After establishing themselves first as builders of acoustic bass guitars and mandolins, then later of electric guitars, Michael Kelly have recently taken their first steps into the bass guitar world.
The small, Korean-built range currently on offer builds on the look and feel of a much-loved classic, although with modifications and enhancements – some obvious, some not – that aim to provide a superior playing experience.
We put the Custom Collection Element 4 through its paces. Our Element 4 has a red cedar body topped with striped ebony, and zebraburst and burl tops are also available. The finish is gorgeous, with the high gloss of the ebony top perfectly paired with a matt black pickguard and black hardware.
The large, exposed pole pieces on the Rockfield pickups are a nice aesthetic choice that work well here. A rock maple neck is topped with a pau ferro fretboard, with the headstock shaping veering away from the classic design foundation and into more modern territory.
Finishing is good across the instrument, although the edges of the nut would benefit from a little extra filing. Internal wiring is neat, but there is some sawdust in the cavity that really should have been cleaned out. These are relatively minor issues that are simple to address, however.
Although the Element 4 borrows heavily from the classics, there are genuine innovations beneath the surface. The most notable of these is the Stealth Attack Bridge System.
On its own, the bridge is a solid and nicely designed piece of hardware, but there’s more to it than is initially obvious: for improved sustain, the bridge is mounted to both the body and to an aluminium tone block built into the body directly beneath.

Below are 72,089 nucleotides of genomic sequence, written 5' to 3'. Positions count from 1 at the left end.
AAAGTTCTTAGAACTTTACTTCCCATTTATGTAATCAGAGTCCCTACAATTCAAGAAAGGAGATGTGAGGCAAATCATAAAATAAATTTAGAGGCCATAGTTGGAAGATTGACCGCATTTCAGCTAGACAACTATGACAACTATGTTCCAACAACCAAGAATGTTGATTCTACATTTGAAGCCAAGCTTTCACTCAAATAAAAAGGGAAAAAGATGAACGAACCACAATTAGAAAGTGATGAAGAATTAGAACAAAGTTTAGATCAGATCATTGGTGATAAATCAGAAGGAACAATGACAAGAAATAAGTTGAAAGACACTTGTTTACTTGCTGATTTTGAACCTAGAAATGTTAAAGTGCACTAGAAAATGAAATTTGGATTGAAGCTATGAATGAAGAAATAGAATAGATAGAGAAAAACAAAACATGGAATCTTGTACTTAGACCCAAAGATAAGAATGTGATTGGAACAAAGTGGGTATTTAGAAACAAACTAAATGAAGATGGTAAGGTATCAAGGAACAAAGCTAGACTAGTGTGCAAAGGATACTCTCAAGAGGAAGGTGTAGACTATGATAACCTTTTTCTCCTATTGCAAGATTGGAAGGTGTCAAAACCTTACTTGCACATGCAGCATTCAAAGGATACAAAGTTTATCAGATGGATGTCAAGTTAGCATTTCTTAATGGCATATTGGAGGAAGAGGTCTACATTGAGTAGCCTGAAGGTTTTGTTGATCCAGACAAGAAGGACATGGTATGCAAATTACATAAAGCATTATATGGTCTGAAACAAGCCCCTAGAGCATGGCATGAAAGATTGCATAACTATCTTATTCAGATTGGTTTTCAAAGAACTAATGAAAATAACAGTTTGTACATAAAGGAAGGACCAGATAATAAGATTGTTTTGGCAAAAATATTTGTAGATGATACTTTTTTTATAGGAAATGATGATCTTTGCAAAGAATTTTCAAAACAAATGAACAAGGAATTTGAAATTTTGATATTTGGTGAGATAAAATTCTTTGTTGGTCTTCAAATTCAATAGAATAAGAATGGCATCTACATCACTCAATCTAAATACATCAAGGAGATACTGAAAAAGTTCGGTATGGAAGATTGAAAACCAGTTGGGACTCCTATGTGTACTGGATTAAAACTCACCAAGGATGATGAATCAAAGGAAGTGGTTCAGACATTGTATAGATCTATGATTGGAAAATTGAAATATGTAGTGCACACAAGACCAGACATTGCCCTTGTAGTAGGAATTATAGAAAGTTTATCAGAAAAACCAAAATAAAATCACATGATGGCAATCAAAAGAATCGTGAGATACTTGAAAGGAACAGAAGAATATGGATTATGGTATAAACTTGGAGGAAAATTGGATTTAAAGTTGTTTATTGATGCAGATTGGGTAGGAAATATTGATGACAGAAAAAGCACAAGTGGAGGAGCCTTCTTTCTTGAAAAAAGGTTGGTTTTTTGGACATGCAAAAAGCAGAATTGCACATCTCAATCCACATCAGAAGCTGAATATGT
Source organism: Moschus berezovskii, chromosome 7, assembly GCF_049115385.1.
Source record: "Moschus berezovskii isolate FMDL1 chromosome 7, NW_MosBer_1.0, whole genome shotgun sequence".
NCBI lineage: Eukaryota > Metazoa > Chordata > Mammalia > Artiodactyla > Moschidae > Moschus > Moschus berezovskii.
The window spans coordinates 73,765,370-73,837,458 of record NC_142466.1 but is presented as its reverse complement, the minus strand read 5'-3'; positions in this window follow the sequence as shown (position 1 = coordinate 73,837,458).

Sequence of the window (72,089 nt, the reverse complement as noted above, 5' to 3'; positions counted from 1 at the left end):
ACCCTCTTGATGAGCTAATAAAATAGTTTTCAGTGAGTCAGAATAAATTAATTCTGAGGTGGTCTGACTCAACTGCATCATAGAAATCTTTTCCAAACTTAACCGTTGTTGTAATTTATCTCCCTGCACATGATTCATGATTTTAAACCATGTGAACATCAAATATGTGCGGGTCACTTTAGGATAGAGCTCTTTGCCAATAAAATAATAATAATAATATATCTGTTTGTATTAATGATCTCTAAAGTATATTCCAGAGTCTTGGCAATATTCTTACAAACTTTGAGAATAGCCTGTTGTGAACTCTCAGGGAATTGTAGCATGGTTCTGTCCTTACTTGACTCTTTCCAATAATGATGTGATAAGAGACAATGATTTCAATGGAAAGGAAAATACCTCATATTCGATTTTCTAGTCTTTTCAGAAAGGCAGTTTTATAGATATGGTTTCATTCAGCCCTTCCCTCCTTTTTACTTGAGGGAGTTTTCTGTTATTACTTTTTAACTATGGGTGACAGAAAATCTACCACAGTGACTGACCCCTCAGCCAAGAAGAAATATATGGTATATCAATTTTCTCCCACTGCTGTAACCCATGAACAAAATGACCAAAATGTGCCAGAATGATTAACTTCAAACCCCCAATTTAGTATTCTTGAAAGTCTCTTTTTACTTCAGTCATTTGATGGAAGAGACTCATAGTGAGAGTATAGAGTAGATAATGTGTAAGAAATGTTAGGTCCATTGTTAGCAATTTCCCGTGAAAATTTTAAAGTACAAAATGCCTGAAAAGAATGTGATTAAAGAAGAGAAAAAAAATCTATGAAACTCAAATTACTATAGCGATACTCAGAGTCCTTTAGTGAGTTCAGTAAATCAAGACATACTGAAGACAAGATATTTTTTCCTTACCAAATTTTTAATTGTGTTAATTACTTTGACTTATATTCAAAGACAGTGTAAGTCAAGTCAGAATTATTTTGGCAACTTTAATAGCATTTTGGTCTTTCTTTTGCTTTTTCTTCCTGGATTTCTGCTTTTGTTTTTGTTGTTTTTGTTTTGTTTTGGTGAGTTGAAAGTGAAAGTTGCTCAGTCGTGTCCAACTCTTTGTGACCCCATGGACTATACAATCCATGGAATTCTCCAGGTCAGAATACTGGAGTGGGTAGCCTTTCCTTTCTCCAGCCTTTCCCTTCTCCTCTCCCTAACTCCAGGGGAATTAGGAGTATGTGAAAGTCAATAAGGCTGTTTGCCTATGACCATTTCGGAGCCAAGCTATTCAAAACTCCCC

This fully integrated system adds mass to an important tonal element of the instrument, with the intention of greatly improving attack and sustain.
In terms of controls, the Element 4 has a master volume, a blend and a stacked treble/bass control. There’s also a toggle switch for active and passive modes. In passive mode, the instrument responds well to all playing styles, with plenty of bite bursting from the bridge pickup, and a smoother, warmer tone offered by the neck pickup.
In active mode, the tone controls add further breadth to the palette, but I was disappointed to hear significant noise from the pots when rotated. Again, this is something that is relatively simple to sort out.
In terms of playability, the Element is smooth and easy to get around thanks to a slim neck profile. Despite the presence of smaller tuning pegs, the headstock mass causes a certain amount of neck dive, although those who are used to playing much older instruments will certainly notice an improvement in this regard.
The Element 4 has much to commend it: it’s an eye-catching instrument with some well-considered enhancements, and in this price bracket it should find an audience without any problem.
There are some issues with build quality, but as noted above they’re relatively minor and hopefully limited to our review instrument. The Element 4 would be well-suited to beginners with a good budget, or those with some experience looking to upgrade to a more versatile bass.
- Price: $649 / £849
- Made In: Korea
- Colour: Striped ebony (burl and zebraburst also available)
- Body: Red cedar
- Neck: Rock maple, bolt-on
- Scale: 34"
- Nut: Bone
- Nut Width: 1.63” / 41.4mm
- Fretboard: Pau ferro
- Frets: 21
- Pickups: Rockfield 4SW custom-wound single-coils
- Controls: Volume, blend, stacked tone
- Bridge: MK Stealth Attack Bridge System
- Hardware: MK Die Cast
- Contact: Michael Kelly Guitars